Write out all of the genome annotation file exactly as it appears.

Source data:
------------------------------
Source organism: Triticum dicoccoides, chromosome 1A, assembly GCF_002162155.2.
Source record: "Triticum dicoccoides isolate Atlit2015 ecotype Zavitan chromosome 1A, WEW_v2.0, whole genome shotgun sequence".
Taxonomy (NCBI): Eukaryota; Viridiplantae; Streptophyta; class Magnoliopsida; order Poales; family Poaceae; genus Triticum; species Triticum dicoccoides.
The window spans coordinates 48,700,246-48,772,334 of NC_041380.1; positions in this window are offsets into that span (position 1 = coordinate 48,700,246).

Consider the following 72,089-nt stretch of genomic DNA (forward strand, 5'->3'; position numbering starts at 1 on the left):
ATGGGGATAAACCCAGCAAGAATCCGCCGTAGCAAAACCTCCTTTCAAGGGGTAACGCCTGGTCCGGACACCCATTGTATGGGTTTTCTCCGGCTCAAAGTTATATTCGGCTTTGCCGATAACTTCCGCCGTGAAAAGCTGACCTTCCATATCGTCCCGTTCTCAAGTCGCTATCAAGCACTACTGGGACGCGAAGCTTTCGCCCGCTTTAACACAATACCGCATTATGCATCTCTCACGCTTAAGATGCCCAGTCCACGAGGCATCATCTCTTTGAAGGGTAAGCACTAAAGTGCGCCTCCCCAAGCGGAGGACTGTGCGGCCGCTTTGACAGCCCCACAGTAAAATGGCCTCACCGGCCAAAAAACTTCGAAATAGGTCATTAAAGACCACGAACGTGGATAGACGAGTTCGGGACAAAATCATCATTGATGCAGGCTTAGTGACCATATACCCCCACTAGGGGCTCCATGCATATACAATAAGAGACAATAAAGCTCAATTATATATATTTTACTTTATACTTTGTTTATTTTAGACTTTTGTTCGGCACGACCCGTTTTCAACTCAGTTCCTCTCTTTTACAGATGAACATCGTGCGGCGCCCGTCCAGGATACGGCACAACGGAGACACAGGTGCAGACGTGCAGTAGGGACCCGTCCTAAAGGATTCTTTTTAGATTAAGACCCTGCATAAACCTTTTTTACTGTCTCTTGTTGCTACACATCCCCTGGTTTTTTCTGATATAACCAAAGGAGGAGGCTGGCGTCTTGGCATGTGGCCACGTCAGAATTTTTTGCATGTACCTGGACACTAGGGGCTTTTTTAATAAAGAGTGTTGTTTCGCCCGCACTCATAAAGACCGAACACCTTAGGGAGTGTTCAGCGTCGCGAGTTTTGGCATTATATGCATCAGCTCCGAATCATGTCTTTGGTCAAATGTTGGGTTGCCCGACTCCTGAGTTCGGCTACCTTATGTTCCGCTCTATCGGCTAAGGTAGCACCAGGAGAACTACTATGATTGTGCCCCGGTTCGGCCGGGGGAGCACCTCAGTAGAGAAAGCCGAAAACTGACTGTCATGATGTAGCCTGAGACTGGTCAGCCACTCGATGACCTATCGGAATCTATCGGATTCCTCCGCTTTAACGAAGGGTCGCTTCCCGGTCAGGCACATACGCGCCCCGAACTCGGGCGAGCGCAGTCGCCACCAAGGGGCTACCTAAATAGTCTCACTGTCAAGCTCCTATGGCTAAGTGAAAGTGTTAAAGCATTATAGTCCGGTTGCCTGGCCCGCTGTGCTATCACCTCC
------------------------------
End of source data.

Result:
Source organism: Triticum dicoccoides, chromosome 1A, assembly GCF_002162155.2.
Source record: "Triticum dicoccoides isolate Atlit2015 ecotype Zavitan chromosome 1A, WEW_v2.0, whole genome shotgun sequence".
Taxonomy (NCBI): Eukaryota; Viridiplantae; Streptophyta; class Magnoliopsida; order Poales; family Poaceae; genus Triticum; species Triticum dicoccoides.
The window spans coordinates 48,700,246-48,772,334 of NC_041380.1; positions in this window are offsets into that span (position 1 = coordinate 48,700,246).

Consider the following 72,089-nt stretch of genomic DNA (forward strand, 5'->3'; position numbering starts at 1 on the left):
ATGGGGATAAACCCAGCAAGAATCCGCCGTAGCAAAACCTCCTTTCAAGGGGTAACGCCTGGTCCGGACACCCATTGTATGGGTTTTCTCCGGCTCAAAGTTATATTCGGCTTTGCCGATAACTTCCGCCGTGAAAAGCTGACCTTCCATATCGTCCCGTTCTCAAGTCGCTATCAAGCACTACTGGGACGCGAAGCTTTCGCCCGCTTTAACACAATACCGCATTATGCATCTCTCACGCTTAAGATGCCCAGTCCACGAGGCATCATCTCTTTGAAGGGTAAGCACTAAAGTGCGCCTCCCCAAGCGGAGGACTGTGCGGCCGCTTTGACAGCCCCACAGTAAAATGGCCTCACCGGCCAAAAAACTTCGAAATAGGTCATTAAAGACCACGAACGTGGATAGACGAGTTCGGGACAAAATCATCATTGATGCAGGCTTAGTGACCATATACCCCCACTAGGGGCTCCATGCATATACAATAAGAGACAATAAAGCTCAATTATATATATTTTACTTTATACTTTGTTTATTTTAGACTTTTGTTCGGCACGACCCGTTTTCAACTCAGTTCCTCTCTTTTACAGATGAACATCGTGCGGCGCCCGTCCAGGATACGGCACAACGGAGACACAGGTGCAGACGTGCAGTAGGGACCCGTCCTAAAGGATTCTTTTTAGATTAAGACCCTGCATAAACCTTTTTTACTGTCTCTTGTTGCTACACATCCCCTGGTTTTTTCTGATATAACCAAAGGAGGAGGCTGGCGTCTTGGCATGTGGCCACGTCAGAATTTTTTGCATGTACCTGGACACTAGGGGCTTTTTTAATAAAGAGTGTTGTTTCGCCCGCACTCATAAAGACCGAACACCTTAGGGAGTGTTCAGCGTCGCGAGTTTTGGCATTATATGCATCAGCTCCGAATCATGTCTTTGGTCAAATGTTGGGTTGCCCGACTCCTGAGTTCGGCTACCTTATGTTCCGCTCTATCGGCTAAGGTAGCACCAGGAGAACTACTATGATTGTGCCCCGGTTCGGCCGGGGGAGCACCTCAGTAGAGAAAGCCGAAAACTGACTGTCATGATGTAGCCTGAGACTGGTCAGCCACTCGATGACCTATCGGAATCTATCGGATTCCTCCGCTTTAACGAAGGGTCGCTTCCCGGTCAGGCACATACGCGCCCCGAACTCGGGCGAGCGCAGTCGCCACCAAGGGGCTACCTAAATAGTCTCACTGTCAAGCTCCTATGGCTAAGTGAAAGTGTTAAAGCATTATAGTCCGGTTGCCTGGCCCGCTGTGCTATCACCTCC